Can You Learn To Be Organized?

Can You Learn To Be Organized

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Organization is not my strong suit.

I love the feeling when everything is in its place and I can find it.

I don’t love the actual process of creating its place, and putting it away every time I use it.

I am closer to the person who has piles of paper on their desk and can usually find what they need. However, with kids, this quite often doesn’t work. I can’t count the number of times the kids or the cat toppled one of my piles of paper. It can take a long time to reorganize a simple stack of paper!

After the last debacle, I wanted to make a change, but wasn’t sure I could do it. So, I read up on how to become a more organized person. I discovered that some people have a perfect pitch when it comes to neatness. I, on the other hand, have a tin ear. Nevertheless, I have come to feel strongly that I need to set a good example for my kids. My hope is they will learn to be neat now and not have my organizing challenges.

I looked around my home and chose three areas that needed the most improvement: my office, the bathroom and the kids’ rooms (to foster future neatness in their lives). For the last two months, I have been organizing these spaces and practicing keeping them neat.

Office

Admittedly, my office was in the most need of help. I had paper everywhere; stacked on the desk, piled in a chair and even on the bookshelf. I tackled this problem in two steps. First, I made use of my mostly empty filing cabinet. I started by creating files for paperwork I needed to keep: contracts, product manuals, receipts, tax information, etc. Then, I created three “holding” files: To Do, In Progress, and To Be Filed. All my paper is organized and I know what I need to with it. I just have to be diligent about filing, which I now do every Friday morning.

Once I had the current paper organized, my second step was to follow the “touch-once rule.” Any paper (mail) that comes into my office gets touched once. I toss it, deal with it or put it in the To Be Filed folder. It is amazing how much clutter this has eliminated and I have not lost anything, a previously common occurrence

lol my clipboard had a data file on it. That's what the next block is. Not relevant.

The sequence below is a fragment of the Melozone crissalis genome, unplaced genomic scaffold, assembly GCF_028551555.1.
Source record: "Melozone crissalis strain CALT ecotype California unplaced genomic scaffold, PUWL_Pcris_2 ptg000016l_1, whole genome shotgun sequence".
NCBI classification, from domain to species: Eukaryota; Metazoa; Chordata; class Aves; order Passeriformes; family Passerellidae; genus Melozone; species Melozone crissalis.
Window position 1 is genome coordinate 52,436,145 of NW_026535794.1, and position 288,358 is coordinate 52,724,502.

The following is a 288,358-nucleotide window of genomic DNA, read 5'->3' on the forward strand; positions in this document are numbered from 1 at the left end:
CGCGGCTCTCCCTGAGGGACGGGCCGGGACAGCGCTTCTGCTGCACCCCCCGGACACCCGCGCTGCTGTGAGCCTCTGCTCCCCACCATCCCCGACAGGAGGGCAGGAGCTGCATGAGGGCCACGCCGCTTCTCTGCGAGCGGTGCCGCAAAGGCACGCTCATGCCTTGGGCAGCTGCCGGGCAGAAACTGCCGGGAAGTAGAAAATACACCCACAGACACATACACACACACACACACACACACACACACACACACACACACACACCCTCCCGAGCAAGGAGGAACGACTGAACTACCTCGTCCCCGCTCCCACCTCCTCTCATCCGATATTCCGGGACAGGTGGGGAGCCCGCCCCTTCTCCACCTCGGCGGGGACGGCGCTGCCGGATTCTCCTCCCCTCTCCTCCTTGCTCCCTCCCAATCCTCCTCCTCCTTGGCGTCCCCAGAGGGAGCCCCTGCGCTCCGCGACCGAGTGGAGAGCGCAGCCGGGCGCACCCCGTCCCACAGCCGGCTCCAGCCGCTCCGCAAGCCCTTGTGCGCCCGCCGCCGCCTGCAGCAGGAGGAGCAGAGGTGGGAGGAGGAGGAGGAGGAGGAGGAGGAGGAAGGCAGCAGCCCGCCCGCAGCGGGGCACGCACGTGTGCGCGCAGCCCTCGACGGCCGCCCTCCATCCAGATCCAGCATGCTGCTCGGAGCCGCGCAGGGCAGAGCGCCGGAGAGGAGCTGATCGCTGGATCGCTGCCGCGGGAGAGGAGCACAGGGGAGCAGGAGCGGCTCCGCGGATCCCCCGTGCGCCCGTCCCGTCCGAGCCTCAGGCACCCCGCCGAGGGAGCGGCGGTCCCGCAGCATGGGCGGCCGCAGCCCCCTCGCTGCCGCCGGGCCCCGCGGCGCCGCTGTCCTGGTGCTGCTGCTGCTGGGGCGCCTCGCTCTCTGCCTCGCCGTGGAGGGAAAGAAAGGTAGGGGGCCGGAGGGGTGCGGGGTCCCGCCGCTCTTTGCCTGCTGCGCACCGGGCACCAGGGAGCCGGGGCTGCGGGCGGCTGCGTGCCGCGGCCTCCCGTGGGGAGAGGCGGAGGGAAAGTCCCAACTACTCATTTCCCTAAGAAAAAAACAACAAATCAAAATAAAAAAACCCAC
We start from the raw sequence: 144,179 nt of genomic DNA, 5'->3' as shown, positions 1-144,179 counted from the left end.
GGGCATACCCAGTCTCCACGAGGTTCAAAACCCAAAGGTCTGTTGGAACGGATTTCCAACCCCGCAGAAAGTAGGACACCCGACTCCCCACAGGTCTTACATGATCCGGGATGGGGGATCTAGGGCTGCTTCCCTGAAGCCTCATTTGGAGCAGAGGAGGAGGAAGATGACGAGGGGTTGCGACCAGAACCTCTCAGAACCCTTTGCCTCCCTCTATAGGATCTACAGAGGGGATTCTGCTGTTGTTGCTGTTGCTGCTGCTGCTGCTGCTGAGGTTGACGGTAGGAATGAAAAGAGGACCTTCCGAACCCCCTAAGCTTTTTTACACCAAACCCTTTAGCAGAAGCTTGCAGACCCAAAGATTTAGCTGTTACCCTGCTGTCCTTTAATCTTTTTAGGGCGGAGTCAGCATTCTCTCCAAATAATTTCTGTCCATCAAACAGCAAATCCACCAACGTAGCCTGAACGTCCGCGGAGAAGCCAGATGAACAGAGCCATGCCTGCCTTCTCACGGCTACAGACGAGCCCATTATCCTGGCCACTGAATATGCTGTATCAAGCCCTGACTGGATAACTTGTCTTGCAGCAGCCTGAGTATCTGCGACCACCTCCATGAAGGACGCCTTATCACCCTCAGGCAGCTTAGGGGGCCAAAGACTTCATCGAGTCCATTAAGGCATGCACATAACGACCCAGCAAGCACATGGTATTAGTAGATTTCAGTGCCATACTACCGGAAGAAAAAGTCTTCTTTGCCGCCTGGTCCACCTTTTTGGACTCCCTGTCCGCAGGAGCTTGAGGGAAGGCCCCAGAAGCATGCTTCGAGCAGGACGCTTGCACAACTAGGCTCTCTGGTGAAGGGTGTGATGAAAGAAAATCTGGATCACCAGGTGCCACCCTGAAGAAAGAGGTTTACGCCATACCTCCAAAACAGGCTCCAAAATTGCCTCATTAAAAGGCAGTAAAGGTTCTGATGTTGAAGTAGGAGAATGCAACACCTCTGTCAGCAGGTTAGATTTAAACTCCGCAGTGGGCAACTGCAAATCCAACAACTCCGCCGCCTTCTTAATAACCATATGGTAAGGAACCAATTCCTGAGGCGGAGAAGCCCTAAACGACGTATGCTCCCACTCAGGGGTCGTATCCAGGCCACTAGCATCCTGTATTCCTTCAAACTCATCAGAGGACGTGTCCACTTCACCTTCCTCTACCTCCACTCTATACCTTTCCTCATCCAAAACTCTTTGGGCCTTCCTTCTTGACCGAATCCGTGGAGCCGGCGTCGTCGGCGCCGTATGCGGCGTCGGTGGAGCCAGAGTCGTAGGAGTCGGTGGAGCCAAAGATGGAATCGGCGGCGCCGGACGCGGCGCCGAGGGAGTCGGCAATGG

I cleaned up the rest of the clutter on my desk by adding a few small containers – old jelly jar glass to corral my pens on top of the desk, small kitchen storage containers for the paper clips and pushpins, and one more folder for the loose, blank paper. Nothing matches, but everything is neat and tidy.

There was one final piece to my office: old or dead equipment has been stored in my office for quite a while. I found a monitor, cell phone, a couple of hand-held video games, and an e-reader. I knew that it was important to recycle electronics for their hazardous components, but just hadn’t made the time to do it. For all functioning items, I removed all personal information, and then I called around to find out where I could dispose of these items safely.

Turns out, there are services that will pick up electronics for you. There was a small fee, but it was less than the cost of my time and gas to drop the items off at different charities or the county hazardous waste disposal site. They also took the broken chair that had been stored in my office. It felt like a completely new place with the junk removed and the top of the desk clear. I have found that I actually accomplish more in my neat office!

Bathroom

In my extensive reading, I learned that a big part of organizing is cutting down on clutter. This was certainly true for the bathroom. I decided to be brutal and follow the six-month rule: I threw out or donated anything not used for six months. I had makeup and nail polish from college! I sifted through everything, even the items in the back of the cabinet under the sink.